As a result, regarding such memories or experiences, people will often times say things such as, “Oh, I’ve dealt with that” or “I forgave my dad a long time ago for that” or “Oh, that doesn’t hurt any more.” Christians will often say, “Oh, I’ve put that under the Blood.” However, many times the pain has not been released to the Lord, but rather stuffed deep inside and covered over. This is a part of the superficial type of healing that Jeremiah 6:14 speaks about. The truth is that there is still a deep wound that has never been healed but has only been covered over as an oyster covers a grain of sand. The prophet Isaiah describes the situation:


Isaiah 1:6: “From the sole of your foot to the top of your head there is no soundness— only wounds and welts and open sores, not cleansed or bandaged or soothed with olive oil.”


Imagine that you suffered a physical laceration of your arm. Instead of cleaning it out, antisepticizing the wound, and sewing it up, you simply left it open, let all kinds of dirt get into it, and never tended to it at all. After a period of time, the wound would scab over and might even look as if it were healed, but underneath the outer layer would be a reservoir of infectious puss. In such a situation, each time pressure is put on the wound, more infectious puss is released into the body. Eventually, for true healing to come, someone must lance the wound, irrigate out all the infectious puss, cleanse and antisepticize the wound, and close it back up.

This is the type of picture that Isaiah is giving us regarding the inner man. A spiritual cleansing must occur, and when it does not, a person can walk around all his/her life with deep emotional or spiritual wounds that are severely infected but have never been “pressed out or bandaged, nor softened with oil.”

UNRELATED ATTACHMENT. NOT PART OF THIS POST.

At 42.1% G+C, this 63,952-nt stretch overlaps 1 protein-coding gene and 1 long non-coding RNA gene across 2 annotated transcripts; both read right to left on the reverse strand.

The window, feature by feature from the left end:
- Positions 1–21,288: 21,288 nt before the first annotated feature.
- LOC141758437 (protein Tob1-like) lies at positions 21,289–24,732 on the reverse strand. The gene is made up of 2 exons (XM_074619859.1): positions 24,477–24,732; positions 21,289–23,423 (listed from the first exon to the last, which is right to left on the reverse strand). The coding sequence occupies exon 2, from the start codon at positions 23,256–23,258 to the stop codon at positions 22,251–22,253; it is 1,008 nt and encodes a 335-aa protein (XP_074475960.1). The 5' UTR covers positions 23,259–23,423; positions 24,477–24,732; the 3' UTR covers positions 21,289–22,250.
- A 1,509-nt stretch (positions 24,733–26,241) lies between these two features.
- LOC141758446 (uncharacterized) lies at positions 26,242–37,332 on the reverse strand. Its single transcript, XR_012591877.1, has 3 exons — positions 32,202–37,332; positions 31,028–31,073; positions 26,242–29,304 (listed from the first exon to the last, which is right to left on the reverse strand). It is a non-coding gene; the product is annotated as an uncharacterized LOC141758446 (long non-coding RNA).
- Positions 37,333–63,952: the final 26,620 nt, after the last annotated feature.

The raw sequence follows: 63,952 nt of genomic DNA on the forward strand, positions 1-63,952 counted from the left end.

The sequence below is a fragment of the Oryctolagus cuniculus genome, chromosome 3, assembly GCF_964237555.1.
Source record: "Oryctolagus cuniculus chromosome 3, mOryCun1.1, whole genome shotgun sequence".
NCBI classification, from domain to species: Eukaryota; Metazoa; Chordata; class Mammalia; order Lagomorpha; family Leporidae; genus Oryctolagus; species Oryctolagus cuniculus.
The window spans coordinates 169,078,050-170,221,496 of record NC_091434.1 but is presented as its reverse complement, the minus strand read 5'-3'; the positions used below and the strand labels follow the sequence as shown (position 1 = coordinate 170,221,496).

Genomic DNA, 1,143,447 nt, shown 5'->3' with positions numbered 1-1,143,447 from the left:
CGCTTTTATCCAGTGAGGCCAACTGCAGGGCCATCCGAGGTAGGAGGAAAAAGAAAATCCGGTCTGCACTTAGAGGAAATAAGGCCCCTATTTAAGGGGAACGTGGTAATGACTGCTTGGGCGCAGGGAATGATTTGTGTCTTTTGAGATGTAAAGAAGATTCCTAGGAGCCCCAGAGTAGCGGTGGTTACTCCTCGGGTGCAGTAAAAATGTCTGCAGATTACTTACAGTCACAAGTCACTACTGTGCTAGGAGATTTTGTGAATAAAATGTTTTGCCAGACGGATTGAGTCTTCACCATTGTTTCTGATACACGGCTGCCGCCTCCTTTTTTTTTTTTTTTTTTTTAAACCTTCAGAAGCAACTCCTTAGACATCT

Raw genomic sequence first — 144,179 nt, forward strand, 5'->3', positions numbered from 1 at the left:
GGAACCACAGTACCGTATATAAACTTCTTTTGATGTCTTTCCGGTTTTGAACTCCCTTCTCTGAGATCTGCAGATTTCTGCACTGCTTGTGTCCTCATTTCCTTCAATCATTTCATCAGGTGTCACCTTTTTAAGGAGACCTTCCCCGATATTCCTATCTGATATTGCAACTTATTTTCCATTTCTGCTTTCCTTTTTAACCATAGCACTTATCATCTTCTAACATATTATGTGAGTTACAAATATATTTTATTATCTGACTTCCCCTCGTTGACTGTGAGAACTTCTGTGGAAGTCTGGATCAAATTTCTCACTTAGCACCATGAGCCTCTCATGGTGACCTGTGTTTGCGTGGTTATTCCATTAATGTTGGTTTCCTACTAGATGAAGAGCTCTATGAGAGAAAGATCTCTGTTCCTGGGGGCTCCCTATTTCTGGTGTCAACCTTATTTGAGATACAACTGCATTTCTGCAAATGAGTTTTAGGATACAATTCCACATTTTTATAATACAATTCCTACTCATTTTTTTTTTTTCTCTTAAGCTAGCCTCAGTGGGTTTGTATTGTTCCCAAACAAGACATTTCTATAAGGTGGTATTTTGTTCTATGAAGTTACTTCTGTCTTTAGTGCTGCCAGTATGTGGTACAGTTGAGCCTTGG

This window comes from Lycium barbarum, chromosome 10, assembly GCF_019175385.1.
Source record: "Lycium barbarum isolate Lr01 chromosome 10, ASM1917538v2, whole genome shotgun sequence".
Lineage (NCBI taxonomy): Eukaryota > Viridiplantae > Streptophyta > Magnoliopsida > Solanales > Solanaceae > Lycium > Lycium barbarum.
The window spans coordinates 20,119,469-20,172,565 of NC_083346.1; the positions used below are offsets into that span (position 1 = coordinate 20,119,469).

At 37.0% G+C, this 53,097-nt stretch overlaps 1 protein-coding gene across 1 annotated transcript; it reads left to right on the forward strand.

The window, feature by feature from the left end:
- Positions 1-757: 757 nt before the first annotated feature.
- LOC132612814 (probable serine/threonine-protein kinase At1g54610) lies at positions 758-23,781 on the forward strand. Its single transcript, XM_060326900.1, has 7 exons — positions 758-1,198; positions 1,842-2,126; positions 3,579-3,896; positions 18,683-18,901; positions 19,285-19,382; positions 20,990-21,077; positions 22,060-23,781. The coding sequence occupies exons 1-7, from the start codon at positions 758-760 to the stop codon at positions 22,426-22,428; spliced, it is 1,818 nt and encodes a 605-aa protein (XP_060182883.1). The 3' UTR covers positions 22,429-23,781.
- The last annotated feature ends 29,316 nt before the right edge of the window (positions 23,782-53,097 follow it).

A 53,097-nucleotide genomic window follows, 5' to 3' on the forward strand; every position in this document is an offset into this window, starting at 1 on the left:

Such was the case with Joe. Finally, he agreed to share the childhood experience that had come to his mind during prayer. However, he continued to maintain that the experience was not relevant; it was so insignificant that he hadn’t even remembered it until that moment; besideds, it didn’t hurt any more; and he had forgiven his dad years ago.

Joe began to share by saying that when he was eight years old, one Friday night he had an opportunity to have two of his friends spend the night with him at his home. He was very excited about this and had been looking forward to the event for some time. Finally the day arrived. That evening the three boys were allowed to stay up later than normal, eat popcorn, and watch scary movies. They were having the time of their lives and finally fell asleep at about 1:00 AM.

When Joe awoke in the morning, much to his horror, he discovered that a terrible tragedy had occurred during the night. He had wet his bed. He desperately did not want his two friends to find out about the accident, so he quickly stripped the bed and hid the sheets and blankets.

However, Joe’s mother found the bedding and discovered what had happened. She promptly let Joe’s father know. He decided that an appropriate time to discipline Joe would be at the breakfast table in front of his friends and the rest of the family. Joe’s father first exposed what had happened and then began to ridicule and shame Joe in front of the others. He called him a “bed wetter” and told him that they would have to buy him a big diaper to wear. Joe’s dad let him know what a big disappointment it was for him to have an eight-year-old son who still wet the bed. After much derision and ridicule, Joe’s father pulled down Joe’s pants, bent him over his knee and gave him a lengthy, bare-bottom spanking right there at the breakfast table in front of his friends.

Joe went on to share that after such total humiliation, he just wanted to sink through the floor and disappear. He also said that at that moment he wished he could have killed his dad, and that if he had a means to do so, he probably would have.

“But it doesn’t bother me any more, and I haven’t even remembered that experience for over thirty years,” he added. Realizing that there were probably was some unresolved, emotional wounding bottled up inside, as though under a cork, I asked Joe if he would speak out in prayer to Jesus how he felt while his father was ridiculing and humiliating him in front of his friends at the table that morning many years ago. He agreed to do so. We bowed our heads and closed our eyes to pray, and I waited about ninety seconds for Joe to begin speaking to the Lord in prayer. But he was not saying anything. I thought that perhaps he had not understood that he was to pray out loud, so I finally invited again saying, “Go ahead and just speak out to the Lord how you felt that morning.”